Journalize It

Recording your kettlebell workouts

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One of the early steps to take before jumping full throttle into your kettlebell training program, or any exercise program for that matter, is to keep a training journal.

The journal will be one of your most valuable resources because it is a measurable record of what you have done up to any given point in time. Having a reliable form of measuring your progress becomes more important as time passes, because the more you progress, the more subtle the ongoing progress will be.

For both consistency and comparison, the journal will help you to be able to easily look back upon previous trainings to see how far you have come. It also helps you to identify any areas that are being neglected in your training.

Whether you prefer the traditional pen-to-paper method of writing or the more tech-savvy form of a smartphone or tablet is a personal preference and anyway you choose to record your workouts will be helpful for keeping track of the details of your exercise so you can refer back to them whenever you want to check your results.

When recording your kettlebell training workouts in the journal, include:

  • Date - a reference for consistency and timing training cycles. It’s also useful for checking when you last did a particular exercise if ever, so that you can be attentive to movement-pattern balance.  
  • Name of Exercise - so you can easily check what exercises you did and when
  • Weight/load used - this is the primary measure of exercise intensity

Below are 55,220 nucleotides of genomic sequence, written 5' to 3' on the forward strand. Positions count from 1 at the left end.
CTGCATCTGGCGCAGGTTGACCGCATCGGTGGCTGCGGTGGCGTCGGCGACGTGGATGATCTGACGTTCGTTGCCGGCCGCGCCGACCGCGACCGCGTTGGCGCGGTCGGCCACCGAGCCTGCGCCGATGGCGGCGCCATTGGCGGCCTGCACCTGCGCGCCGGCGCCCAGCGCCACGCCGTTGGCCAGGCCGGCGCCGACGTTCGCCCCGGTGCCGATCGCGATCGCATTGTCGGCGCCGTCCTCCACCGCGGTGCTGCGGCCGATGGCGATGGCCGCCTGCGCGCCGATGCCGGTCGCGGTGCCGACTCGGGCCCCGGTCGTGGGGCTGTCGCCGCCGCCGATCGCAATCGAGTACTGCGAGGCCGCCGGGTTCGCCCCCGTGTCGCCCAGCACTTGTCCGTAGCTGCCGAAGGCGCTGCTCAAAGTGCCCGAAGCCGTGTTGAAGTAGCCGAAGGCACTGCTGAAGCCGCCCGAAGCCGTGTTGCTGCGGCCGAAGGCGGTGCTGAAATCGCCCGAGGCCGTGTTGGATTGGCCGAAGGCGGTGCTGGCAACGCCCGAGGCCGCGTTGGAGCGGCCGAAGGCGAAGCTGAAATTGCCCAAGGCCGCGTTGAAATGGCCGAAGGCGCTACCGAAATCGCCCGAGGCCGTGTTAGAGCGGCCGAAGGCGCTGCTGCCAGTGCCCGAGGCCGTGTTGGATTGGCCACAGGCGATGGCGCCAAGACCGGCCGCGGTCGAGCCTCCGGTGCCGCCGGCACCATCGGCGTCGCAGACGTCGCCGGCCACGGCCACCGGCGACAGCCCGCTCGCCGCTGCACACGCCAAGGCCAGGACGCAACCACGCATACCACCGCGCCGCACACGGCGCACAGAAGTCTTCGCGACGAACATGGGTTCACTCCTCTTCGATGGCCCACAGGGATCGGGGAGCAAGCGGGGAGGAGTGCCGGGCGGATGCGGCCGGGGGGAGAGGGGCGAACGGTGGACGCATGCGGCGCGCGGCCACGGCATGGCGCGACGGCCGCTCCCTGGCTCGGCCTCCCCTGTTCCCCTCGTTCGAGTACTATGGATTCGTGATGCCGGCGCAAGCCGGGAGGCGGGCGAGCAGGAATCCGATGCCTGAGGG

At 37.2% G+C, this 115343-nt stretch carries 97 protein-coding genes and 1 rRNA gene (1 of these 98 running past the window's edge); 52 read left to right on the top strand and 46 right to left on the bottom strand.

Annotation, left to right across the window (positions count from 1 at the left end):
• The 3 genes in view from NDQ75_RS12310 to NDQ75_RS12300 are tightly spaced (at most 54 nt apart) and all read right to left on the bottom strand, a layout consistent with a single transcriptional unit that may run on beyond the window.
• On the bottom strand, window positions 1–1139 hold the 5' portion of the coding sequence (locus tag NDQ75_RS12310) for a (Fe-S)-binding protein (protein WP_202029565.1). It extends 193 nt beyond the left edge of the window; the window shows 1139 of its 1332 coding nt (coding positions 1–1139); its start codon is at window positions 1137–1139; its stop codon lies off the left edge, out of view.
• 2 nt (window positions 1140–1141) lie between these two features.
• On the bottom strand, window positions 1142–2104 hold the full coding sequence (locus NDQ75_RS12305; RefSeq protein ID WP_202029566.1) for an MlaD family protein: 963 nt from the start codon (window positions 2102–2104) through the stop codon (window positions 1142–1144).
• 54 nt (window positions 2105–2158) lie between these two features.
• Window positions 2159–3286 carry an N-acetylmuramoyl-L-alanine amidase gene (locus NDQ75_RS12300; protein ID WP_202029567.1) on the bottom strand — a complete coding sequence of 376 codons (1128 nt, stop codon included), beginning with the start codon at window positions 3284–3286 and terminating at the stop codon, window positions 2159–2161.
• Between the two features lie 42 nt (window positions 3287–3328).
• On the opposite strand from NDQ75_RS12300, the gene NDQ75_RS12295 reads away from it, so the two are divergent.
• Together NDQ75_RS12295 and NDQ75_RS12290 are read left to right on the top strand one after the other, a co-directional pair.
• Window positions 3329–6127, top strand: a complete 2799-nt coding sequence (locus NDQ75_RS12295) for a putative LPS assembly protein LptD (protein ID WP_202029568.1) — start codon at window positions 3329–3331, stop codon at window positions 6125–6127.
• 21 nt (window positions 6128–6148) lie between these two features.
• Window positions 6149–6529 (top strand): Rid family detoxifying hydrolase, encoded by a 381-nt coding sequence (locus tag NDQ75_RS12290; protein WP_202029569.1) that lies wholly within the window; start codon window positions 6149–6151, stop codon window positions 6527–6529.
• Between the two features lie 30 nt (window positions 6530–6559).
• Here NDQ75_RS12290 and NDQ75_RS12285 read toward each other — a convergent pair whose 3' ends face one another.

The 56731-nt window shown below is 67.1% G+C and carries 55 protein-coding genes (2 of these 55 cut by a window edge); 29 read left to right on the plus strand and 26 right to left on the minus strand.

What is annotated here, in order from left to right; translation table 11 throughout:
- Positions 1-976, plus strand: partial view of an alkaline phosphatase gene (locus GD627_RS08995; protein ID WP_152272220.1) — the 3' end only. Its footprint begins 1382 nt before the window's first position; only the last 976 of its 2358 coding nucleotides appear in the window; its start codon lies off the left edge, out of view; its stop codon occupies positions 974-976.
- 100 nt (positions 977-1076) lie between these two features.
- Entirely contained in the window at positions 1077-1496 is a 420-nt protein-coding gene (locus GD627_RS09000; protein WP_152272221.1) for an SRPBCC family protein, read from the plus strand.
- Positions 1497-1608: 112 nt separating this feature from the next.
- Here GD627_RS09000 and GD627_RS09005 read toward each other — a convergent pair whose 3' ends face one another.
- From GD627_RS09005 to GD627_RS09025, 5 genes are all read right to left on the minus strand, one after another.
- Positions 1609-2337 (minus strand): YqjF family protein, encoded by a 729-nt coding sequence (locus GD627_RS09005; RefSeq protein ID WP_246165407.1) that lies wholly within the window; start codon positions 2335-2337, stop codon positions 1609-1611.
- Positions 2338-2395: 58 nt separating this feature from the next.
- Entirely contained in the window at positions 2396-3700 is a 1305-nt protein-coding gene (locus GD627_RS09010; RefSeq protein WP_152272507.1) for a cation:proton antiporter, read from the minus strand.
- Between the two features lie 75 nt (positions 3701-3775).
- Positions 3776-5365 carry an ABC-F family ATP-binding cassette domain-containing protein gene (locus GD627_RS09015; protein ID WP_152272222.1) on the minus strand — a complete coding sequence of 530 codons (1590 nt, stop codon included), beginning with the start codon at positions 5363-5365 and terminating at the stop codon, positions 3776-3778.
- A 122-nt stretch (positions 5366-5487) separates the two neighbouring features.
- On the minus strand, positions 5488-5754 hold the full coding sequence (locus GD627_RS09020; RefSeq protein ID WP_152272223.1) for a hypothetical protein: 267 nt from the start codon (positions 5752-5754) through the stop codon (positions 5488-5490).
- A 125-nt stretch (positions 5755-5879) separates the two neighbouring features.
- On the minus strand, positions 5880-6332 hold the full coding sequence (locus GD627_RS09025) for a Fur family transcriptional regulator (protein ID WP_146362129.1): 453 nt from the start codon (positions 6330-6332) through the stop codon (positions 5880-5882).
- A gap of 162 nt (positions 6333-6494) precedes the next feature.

• Number of repetitions performed - this is a measure of the volume of training performed
  • Number of sets performed - another measure of training volume; reps x sets x load gives you total volume of exercise performed
  • Rest periods - how long you rest between each set

    Also include in your journal 

    • warm-up
    • cool-down
    • stretching
    • variants of exercise, if any (e.g. Alternating Press instead of Double Press; Front Squat instead of Goblet Squat, etc).
    • Total “tonnage” - this is the calculation found by multiplying reps x sets x load for a given exercise, or for all exercises totaled together. For example, if you performed 5 sets of 10 repetitions in Kettlebell Swing with a 16kg (35lb) kettlebells, your Total Tonnage of Swings in that session was 50 x 16kg, for a total of 800 kg (1,750 lb) of Swings.

    Keep track of your tonnage and compare from one month to the next. Over time, you should see that you are able to perform a greater volume of exercise, which is an indication that you are getting stronger and more fit. Your volume will not always go up. Like most things in life, there will be ups and downs and you sometimes have to rest, decrease volume or decrease intensity. However, keeping track of your total tonnage gives a measure of the general trend over time, which should gradually increase.

    Other important data your journal can inform you about is the work per unit of time, which considers rest periods. This can be calculated by summing the total volume of exercise, divided by the total time to complete from start to finish. An increase in fitness will show that you are able to do more work in the same period of time, or the same volume of work in less time. Work per unit of time is referred to as power.

    Lastly, your journal gives you the space to record your physical and emotional states. Was a particular workout easier than expected, or harder? Write it down. Did you feel lazy or maybe euphoric during a particular training. Make note of it. Over time, you will be able to relate mental states with performance and these associations will give you more information about when to push harder or when to back off a little. By recording both your physical results and mental states, you have a greater ability to access this information for better planning of future programs.

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